Standard Number : ISO/TS 16195:2013 ED1

Publishing Organization : British Standards Institution

Publish Year : 2013

link : Related Link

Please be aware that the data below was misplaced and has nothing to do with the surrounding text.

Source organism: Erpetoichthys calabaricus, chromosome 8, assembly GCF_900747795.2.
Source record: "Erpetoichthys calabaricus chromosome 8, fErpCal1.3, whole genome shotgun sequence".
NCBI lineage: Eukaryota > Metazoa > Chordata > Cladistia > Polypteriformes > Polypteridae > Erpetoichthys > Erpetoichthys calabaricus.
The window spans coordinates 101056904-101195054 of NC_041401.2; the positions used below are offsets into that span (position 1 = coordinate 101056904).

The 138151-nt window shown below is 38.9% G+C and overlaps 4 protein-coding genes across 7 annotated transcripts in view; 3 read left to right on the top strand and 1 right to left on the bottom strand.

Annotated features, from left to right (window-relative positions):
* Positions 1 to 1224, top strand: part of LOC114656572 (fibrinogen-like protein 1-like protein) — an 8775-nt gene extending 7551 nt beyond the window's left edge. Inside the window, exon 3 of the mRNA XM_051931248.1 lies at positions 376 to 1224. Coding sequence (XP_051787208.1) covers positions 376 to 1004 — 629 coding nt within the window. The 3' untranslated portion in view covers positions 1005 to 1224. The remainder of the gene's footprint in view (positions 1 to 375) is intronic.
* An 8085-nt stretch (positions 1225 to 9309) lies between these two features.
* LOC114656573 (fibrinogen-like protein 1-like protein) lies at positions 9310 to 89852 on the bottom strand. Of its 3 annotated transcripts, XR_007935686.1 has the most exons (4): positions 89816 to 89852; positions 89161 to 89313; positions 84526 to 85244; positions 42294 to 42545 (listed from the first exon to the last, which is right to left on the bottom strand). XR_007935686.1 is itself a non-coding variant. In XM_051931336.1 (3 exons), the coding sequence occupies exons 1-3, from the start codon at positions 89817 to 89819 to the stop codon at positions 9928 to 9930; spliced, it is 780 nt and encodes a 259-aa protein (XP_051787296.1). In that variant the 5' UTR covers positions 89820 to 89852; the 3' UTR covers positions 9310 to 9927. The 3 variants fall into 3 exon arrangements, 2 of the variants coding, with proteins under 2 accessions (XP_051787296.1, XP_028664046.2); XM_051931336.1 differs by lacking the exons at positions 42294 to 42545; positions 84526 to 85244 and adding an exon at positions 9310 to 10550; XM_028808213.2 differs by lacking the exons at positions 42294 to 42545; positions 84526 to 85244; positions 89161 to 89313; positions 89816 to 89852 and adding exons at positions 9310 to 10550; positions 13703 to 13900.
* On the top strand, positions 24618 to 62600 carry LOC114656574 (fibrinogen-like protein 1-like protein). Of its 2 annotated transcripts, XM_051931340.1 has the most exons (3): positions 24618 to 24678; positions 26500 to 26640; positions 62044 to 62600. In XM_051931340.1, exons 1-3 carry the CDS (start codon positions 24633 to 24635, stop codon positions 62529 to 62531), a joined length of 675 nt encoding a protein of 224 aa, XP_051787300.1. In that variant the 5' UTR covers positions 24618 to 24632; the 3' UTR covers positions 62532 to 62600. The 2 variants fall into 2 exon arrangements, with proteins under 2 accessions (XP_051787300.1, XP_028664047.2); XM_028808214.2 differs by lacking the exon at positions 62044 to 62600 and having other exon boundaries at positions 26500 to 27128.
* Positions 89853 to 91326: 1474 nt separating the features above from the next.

PD ISO/TR 27628:2007 Workplace atmospheres. Ultrafine, nanoparticle and nano-structured aerosols. Inhalation exposure characterization and assessment PD ISO/TR 27628 is a technical report that has been prepared in response to Increasing concern over the potential health risks associated with occupational exposure to nanometrediameter and nanometre-structured aerosol particles (collectively referred to as nanoaerosols, including the subset of particles produced as a by-product of industrial processes and generally referred to as ultrafine aerosols) The lack of current guidelines and standards applicable to minimizing the health risks The need to establish valid sampling methodologies as part of the process of formulating appropriate exposure and exposure monitoring standards. The principle aim is to provide the necessary background information and sampling guidelines to enable occupational hygienists and researchers to effectively characterize and monitor nanoaerosol exposures in the workplace in advance of specific exposure limits and standards being developed and implemented. Occupational nanoaerosols represent a class of airborne material dominated by particles smaller than typically 100 nm in diameter (either as discrete particles or as agglomerates). PD ISO/TR 27628 contains guidelines on characterizing occupational nanoaerosol exposures and represents the current state-of-the-art, with an emphasis on nanometre-diameter particles. Background information is provided on the mechanisms of nanoaerosol formation and transportation within an occupational setting and on industrial processes associated with nanoaerosol exposure. Exposure metrics appropriate to nanoaerosols are discussed, and specific methods of characterizing exposures with reference to these metrics are covered. Specific information is provided on methods for bulk aerosol characterization and single particle analysis. Aerosol exposure has historically been characterized by the mass concentration of airborne material, usually associated with specific size ranges corresponding to different deposition regions within the respiratory system. However, there are indications that mass concentration alone may not provide a suitable indication of the health risks associated with some aerosols. A number of toxicology studies have indicated that, on a mass for mass basis, some very small respirable insoluble particles may be more toxic than larger respirable particles with a similar composition [4 to 11]. Ambient aerosol epidemiology studies since the early 1990s have demonstrated an increase in health impact from particles smaller than 2,5 µm compared to those smaller than 10 µm on a mass for mass basis. While there is very limited health impact data specific to inhaling very fine respirable particles from the occupational environment, there is evidence to suggest that health effects associated with inhaling such particles generated in hot processes, such as metal processing and welding, are greater than mass-based exposures would indicate. Taken together, the evidence points towards a particle size-related health risk following inhalation exposure to some occupational aerosols that is not appropriately reflected by mass concentration alone. In recognition of the potential importance of particle size, the term “ultrafine aerosol” has gradually been adopted and loosely refers to particles “smaller than 100 nm in diameter”. The term is now widely used to refer to incidental aerosols where there are potential particle size-dependent health effects. As research and development into nanotechnology has increased over recent years, concern has also been expressed over the potential health impact of purposely generated particles with nanometre diameters or nanoscale structures. In this context, the terms “engineered nanoparticle” and “engineered nanoaerosol” have been used loosely to describe particles and aerosols associated with engineered nanometre-structured materials. However, a generally accepted set of definitions for these terms is still under discussion. For clarity, in this report, the term “nanoparticle” is used to describe all aerosol particles with diameters smaller than approximately 100 nm that present a potential inhalation health hazard. Larger particles with a nanometre-scale structure that may also present a potential health hazard (such as agglomerates of nanoparticles and nanometre-diameter fibres) are referred to as “nanostructured” particles, and aerosols of nanoparticles and nanostructured particles are referred to as “nanoaerosols”. With only limited toxicity data and negligible exposure data, it is currently unclear how exposure to nanoaerosols should be most appropriately monitored and regulated. There is strong toxicity-based evidence that aerosol surface area is an appropriate exposure metric for low solubility particles that removes the dependency on particle size]. However, there are also indications that in some instances particle number within specific particle size ranges may be important. Recent studies on particle translocation within the body have further indicated a size-dependency on the likelihood of deposited particles moving from the respiratory system to other organs]. At the present time, there is insufficient information to determine which physical exposure metrics – size-selective number, surface area and mass concentration – are most relevant, or which are the most appropriate exposure characterization techniques to use. A first step to providing the necessary information is to establish the means by which exposure can be measured against different metrics. In the short term, this will provide a means to evaluate exposures where there is concern over the inadequacy of mass-based methods, particularly in emerging nanotechnologies where engineered nanoparticle exposure may be significant. It will also provide a basis for developing a deeper understanding of associations between aerosol exposure and health effects using a range of exposure metrics and will lay the foundation for future characterization standards. In this context, the overall aim of this Technical Report is to provide generally accepted definitions and terms, as well as guidelines on measuring occupational nanoaerosol exposure against a range of metrics. By providing the means to undertake potentially more relevant exposure measurements where current methods and standards appear inadequate, it addresses an immediate need and will form a basis for extending knowledge on how occupational exposure to nanoaerosols should most appropriately be measured. The development and adoption of appropriate measurement approaches is an essential step toward developing and implementing future exposure measurement standards for nanoaerosols.